Mileage Run Deals - What Do You Tell Your Seatmates?
Mar 25, 02, 9:16 am
Being relatively new to the concept of multi-segment mileage runs, I recently felt a strong aversion to striking up a conversation with my seatmate in the cramped economy cabin, despite her apparent interest in doing so. Why? Well, I was on Segment 5 of 7 in a crazy north, south, west traverse across the country and was a little tired. What fake story would I make up this time to avoid describing the true nature of my trip?
Fellow mileage runners, how do you handle this bind? Play mute, tell the truth and **** the assessments, or have a ready story line about visiting Aunt Millie at the last transfer point, and returning to your dacha near the next transfer point? Remember, it helps to know local circumstances if your seatmate demonstrates familiarity with either strange city.
Mar 25, 02, 9:24 am
Why would you want to hide the fact that you're on a mileage run?
I've personally found that flight crews, fellow passengers, and even customs/immigration officials are amused by the idea of a mileage run. They might look at you as if you were nuts, but it's usually an icebreaker for conversations.
After a series of long and uninspiring business meetings, I would rather talk with a real person for a change. Who can be better than my seatmate? So, Explore, how exactly do you get your seatmate to strike up a conversation with you? ;-)
Mar 25, 02, 9:57 am
yeah, why not have some fun with your single serving friend?
Mar 25, 02, 10:37 am
Since I couldn't possibly care less why my seatmates are flying, I usually assume the same about them. I'd rather talk about weightier subjects than why either of us is sitting on the airplane.
Mar 25, 02, 10:40 am
You actually want to talk to them?? OK, sometimes you might get lucky and have some interesting person to speak to, but not that often.
Either tell the truth or see what kind of stinking lies you can get them to believe, like... "I am doing a study on long term air travel to determine what ill effects it causes to bodily functions", That would really shut me up if I sat next to you. I'd actually be looking for another empty seat somewhere. Hey, maybe that is a great idea we could use to drive other passengers out of the prized seat next to us, thus obtaining the glorious space you crave while on a mileage run. Ya that's the ticket.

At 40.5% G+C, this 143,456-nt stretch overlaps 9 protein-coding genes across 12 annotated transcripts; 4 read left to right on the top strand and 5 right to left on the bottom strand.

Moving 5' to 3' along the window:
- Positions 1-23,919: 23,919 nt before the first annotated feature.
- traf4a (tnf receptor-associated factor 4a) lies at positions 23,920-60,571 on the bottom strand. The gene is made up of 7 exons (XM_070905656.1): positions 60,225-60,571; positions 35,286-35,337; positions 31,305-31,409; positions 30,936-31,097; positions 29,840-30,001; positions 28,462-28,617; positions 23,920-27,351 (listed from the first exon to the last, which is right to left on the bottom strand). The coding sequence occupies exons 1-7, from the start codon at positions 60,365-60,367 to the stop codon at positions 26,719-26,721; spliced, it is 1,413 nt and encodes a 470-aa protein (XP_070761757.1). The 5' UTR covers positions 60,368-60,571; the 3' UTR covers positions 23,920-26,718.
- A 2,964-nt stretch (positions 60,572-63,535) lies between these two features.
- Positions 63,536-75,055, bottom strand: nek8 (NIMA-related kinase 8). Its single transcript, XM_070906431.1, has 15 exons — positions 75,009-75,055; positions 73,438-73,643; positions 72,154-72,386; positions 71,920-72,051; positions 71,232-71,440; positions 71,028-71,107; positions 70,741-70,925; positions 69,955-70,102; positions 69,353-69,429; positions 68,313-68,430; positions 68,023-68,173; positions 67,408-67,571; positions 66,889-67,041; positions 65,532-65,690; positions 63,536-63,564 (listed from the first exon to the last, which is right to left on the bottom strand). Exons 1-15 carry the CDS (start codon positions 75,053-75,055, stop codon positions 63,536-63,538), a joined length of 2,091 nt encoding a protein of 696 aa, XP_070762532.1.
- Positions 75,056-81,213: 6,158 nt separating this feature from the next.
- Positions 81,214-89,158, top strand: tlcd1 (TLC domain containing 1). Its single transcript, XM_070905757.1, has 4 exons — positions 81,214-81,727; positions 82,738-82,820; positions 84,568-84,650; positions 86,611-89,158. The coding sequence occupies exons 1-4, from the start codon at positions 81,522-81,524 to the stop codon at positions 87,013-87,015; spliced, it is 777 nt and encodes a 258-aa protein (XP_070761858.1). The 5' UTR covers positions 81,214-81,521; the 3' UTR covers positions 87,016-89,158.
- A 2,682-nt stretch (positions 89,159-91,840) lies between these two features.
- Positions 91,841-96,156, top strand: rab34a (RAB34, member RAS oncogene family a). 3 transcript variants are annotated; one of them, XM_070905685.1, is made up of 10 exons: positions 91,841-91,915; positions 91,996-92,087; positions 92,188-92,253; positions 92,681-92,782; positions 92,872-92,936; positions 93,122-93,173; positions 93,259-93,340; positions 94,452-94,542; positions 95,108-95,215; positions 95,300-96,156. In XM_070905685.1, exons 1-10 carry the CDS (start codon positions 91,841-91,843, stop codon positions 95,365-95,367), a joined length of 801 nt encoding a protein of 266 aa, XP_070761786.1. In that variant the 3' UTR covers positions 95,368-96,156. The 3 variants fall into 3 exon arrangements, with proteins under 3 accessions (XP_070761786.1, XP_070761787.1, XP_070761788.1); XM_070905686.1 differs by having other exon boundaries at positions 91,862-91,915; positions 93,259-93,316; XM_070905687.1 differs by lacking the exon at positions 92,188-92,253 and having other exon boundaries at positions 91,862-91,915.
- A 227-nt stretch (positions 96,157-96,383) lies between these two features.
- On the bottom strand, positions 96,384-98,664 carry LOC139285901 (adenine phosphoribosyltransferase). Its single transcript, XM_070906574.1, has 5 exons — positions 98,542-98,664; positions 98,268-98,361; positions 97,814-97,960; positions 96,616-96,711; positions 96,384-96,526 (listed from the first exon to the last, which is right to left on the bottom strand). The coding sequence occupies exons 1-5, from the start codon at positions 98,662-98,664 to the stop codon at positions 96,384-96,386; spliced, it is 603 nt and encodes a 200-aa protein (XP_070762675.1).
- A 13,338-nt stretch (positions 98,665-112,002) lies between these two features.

Mar 25, 02, 10:48 am
This is how most of my explanations go:
blah blah blah
Me: Yes, I'm doing a mileage run - flying just for the miles.
Seatmate: What?! Why would you do that?
Me: Because I need those extra miles for a free trip to Hawaii (or something).
Seatmate: Well, you must have a lot of money to be doing this.
Me: No, because this ticket only cost [some low amount] and then I upgraded with 500-milers.
Seatmate: Oh! *guilty-of-overpaying silence*
Well, it does sound like a bargain so best of luck to ya.
Mar 25, 02, 11:55 am
<font face="Verdana, Arial, Helvetica, sans-serif" size="2">Originally posted by Yoosh:
After a series of long and uninspiring business meetings, I would rather talk with a real person for a change. Who can be better than my seatmate? So, Explore, how exactly do you get your seatmate to strike up a conversation with you? ;-)</font>
The seatmate looked like she was on her way to a series of long and uninspiring business meetings, or sales calls, and I was an itinerant wanderer on a packed all-business Monday morning flight. My companion looked like she wanted about 60 seconds of idle chatter. So the mute routine felt best.
As to how Mr. Manners might encourage a conversation with a businesswoman: a relaxed caring comment and smile, just out of courtesy, can often break down business defenses. That's no problem, it's the continued conversation that takes some thought, given that madness is frequently not accepted in society. http://www.flyertalk.com/forum/smile.gif
[This message has been edited by Explore (edited 03-25-2002).]
fly co to see the yanks
Mar 25, 02, 12:41 pm
i've gotten in the habit of carrying my portable dvd player and bose headsets even on short flights. my friend burns seinfeld episodes for me. so, i rarely talk to my seatmates.
Mar 25, 02, 2:50 pm
I'm always educating seatmates and airline staff about mileage runs and they invariably wind up sitting with their mouths hanging open. Sometimes this gets me nice airline goodies, but almost always gets me a new friend. Flying can be fun if you want it to be! http://www.flyertalk.com/forum/smile.gif